Free Guides

The Relationship Between Lyrics and Rhythm

Sep 04, 2021

What is the relationship between lyrics and rhythm? It’s pretty common to separate “music writing” and “lyric writing”, but they’re actually inherently connected.

Lyrics have a natural rhythm. Think about it, when you speak a sentence, there is an emphasis on certain words and syllables.

Let’s take the following sentence: “Go away, you monster”

You don’t say that like this: “Go a-way, you mon-ster

You say it like this: “Go a-way, you mon-ster”

Just try to say it like the first example. Pretty awkward, right? 

Some sentences have emphasis based on context and precisely what the person is trying to communicate.

Take the following example: “I don’t like vanilla ice cream”

Let’s look at different ways to say this and the slightly different connotations they have.

I don’t like vanilla ice cream”: This is emphasizing who doesn’t like vanilla ice ice cream. 

This is probably in response to someone saying something like “Who doesn’t like vanilla ice cream?”. You’re making the point that you don’t like it. 

“I don’t like vanilla ice cream”: This is emphasizing the fact that you actually don’t like vanilla ice cream. Rather than emphasizing who doesn’t like vanilla ice cream, it is clarifying that you actually don’t like vanilla ice cream.. 

This would likely be in response to someone saying something like “You like vanilla ice cream, don’t you?” If you responded with “I don’t like vanilla ice cream” instead of “I don’t like vanilla ice cream”, it would come across like you thought you were better than the person who is so pedestrian as to like the plainest of ice creams.

“I don’t like vanilla ice cream”: This is clarifying specifically what type of ice cream you don’t like. There isn’t any confusion over the fact that you don’t like something, it’s what specifically you don’t like that has caused confusion. 

This is likely in response to someone confusing what type of ice cream you don’t like, or thinking you don’t like any ice cream, such as “I thought you don’t like ice cream”

The rhythm of your melody should generally match up with the natural rhythms within your lyrics.

It’s important to consider both the natural emphasis of the syllables of words, but also the emphasis you want to communicate. 

Let’s take the following lyrics:

You’ve got the wings to fly

So carry on your way

No need to stay with me

I’ve had my day

The syllable count is 6,6,6, and 4, but there’s more to it than that.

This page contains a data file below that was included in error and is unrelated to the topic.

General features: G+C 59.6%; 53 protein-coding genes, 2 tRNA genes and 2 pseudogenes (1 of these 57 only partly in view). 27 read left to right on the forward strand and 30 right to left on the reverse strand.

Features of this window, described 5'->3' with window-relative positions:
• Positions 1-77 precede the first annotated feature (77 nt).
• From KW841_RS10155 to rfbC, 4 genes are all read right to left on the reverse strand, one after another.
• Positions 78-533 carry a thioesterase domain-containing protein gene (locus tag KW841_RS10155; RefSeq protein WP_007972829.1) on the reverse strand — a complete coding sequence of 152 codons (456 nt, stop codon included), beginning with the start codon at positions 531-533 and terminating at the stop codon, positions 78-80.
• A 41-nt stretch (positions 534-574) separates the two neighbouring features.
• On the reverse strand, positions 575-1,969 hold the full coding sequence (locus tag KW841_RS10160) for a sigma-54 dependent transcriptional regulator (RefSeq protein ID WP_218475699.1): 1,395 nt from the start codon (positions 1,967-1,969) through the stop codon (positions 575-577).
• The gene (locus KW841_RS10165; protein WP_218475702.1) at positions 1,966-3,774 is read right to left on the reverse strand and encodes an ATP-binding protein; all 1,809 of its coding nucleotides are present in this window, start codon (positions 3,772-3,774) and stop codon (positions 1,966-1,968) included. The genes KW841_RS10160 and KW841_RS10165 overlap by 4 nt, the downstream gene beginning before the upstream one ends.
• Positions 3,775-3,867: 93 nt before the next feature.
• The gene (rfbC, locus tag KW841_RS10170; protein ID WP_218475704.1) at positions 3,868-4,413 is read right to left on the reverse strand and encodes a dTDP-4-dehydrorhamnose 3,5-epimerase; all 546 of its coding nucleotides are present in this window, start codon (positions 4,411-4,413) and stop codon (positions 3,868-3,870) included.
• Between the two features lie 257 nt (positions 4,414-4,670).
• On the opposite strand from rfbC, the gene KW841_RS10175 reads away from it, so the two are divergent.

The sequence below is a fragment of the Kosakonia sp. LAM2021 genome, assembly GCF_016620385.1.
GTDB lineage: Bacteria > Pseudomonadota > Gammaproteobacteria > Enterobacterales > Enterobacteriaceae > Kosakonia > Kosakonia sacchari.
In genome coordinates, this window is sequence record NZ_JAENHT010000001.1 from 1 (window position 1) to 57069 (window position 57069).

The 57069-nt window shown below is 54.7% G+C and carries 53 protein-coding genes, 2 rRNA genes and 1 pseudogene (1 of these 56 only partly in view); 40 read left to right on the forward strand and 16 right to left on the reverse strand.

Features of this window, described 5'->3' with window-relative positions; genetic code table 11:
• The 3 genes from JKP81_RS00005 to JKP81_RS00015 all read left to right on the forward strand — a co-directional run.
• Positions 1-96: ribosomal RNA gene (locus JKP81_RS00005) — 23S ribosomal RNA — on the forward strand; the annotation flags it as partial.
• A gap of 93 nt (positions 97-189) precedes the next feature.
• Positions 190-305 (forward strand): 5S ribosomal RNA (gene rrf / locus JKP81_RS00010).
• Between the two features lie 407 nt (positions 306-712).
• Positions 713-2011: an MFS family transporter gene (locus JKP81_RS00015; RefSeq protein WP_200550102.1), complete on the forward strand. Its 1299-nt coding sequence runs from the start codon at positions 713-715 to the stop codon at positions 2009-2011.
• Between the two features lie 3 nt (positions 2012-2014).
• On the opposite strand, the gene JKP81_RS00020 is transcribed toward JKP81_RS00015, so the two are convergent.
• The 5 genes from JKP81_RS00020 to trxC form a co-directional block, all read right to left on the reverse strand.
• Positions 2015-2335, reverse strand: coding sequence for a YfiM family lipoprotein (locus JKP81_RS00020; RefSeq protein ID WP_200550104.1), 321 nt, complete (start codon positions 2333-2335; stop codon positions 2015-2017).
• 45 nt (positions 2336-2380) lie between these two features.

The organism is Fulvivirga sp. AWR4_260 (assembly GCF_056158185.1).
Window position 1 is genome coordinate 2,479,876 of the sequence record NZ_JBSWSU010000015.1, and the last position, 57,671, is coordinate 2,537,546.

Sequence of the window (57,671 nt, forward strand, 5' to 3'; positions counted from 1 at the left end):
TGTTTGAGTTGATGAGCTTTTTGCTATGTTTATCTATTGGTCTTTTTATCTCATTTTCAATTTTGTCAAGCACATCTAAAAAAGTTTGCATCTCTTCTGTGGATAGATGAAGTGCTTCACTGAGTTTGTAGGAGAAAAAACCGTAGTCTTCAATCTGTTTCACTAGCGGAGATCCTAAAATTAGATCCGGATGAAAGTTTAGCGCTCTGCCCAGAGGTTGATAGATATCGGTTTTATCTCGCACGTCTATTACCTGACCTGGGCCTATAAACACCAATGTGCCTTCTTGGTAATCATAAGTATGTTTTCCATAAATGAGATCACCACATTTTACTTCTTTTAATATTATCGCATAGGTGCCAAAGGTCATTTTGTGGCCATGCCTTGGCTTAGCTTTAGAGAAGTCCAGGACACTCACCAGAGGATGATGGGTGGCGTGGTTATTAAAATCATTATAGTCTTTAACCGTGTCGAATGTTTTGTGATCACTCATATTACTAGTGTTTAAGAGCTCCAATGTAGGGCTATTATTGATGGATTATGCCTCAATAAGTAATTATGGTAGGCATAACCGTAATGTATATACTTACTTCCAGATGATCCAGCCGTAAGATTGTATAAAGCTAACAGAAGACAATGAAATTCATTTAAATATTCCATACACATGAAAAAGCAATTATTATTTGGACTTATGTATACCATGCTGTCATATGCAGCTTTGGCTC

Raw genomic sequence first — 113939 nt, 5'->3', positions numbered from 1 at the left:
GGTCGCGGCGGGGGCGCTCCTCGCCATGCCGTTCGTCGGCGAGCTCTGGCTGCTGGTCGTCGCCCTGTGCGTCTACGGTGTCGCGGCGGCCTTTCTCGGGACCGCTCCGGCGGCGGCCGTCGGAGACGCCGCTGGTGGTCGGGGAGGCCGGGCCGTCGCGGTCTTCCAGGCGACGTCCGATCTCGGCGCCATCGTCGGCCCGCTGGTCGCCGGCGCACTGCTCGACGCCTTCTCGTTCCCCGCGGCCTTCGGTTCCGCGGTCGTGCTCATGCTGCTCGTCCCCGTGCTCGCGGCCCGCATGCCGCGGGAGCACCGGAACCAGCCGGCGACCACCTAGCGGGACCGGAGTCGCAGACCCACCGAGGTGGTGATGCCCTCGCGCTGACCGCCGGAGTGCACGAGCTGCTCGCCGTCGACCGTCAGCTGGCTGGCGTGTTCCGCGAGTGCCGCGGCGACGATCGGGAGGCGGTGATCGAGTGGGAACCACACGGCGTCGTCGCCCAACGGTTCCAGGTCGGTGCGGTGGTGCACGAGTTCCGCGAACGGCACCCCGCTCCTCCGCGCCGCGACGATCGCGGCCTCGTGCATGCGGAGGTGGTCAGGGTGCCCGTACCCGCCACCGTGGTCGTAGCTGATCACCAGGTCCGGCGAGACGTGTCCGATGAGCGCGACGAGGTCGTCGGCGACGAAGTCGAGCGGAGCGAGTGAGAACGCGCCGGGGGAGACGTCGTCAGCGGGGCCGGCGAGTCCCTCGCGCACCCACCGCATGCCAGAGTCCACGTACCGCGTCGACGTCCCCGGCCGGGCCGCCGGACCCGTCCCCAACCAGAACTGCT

When you speak these words, where are the natural emphasis? 

You’ve got the wings to fly

So ca-rry on your way

No need to stay with me

I’ve had my day 

Now, depending on context, you may say it like “You’ve got the wings to fly” or some other minor differences, but it would be awkward to accentuate “the”, “to”, or the second syllable of “carry”.

The point isn’t that “you’ve the to”, it’s “got wings fly”. That may sound silly, but the more important words are the ones accentuated. 

Do you see the flow there? Let’s look at the strong and weak syllables:

























For the final line, I mix up the structure. Which syllables are stronger and weaker in that sentence is a little unclear but, in the context of the song, all 4 are treated as strong. 

But do you see the flow that’s here? Look at the most important word in the “weak” columns. It’s probably “You’ve”. Now look at all the words in the strong column. “Wings”, “Fly”, “Stay”, “Need”, and so on. 

The emphasis is on the right parts, both by importance of word and natural flow of strong and weak syllables. 

There are all kinds of patterns you can use, so you certainly don’t need to use the Strong, weak, Strong, weak pattern I use here, but it’s important to be consistent and intentional with the placement of strong and weak syllables within a line. 

Your weak and strong syllables can be paired with other factors, such as appearing on down (strong) beats vs up (weak beats) and high notes (strong) vs lower notes (weak). 

If you combine a strong syllable with a down beat and a high note? Dang, that syllable will be highlighted. You can mix and match these 3 strong vs weak “levers” in order to give a texture to your vocal. 

Start Songwriting right now...

Get my free guide on 10 different ways to start writing a song!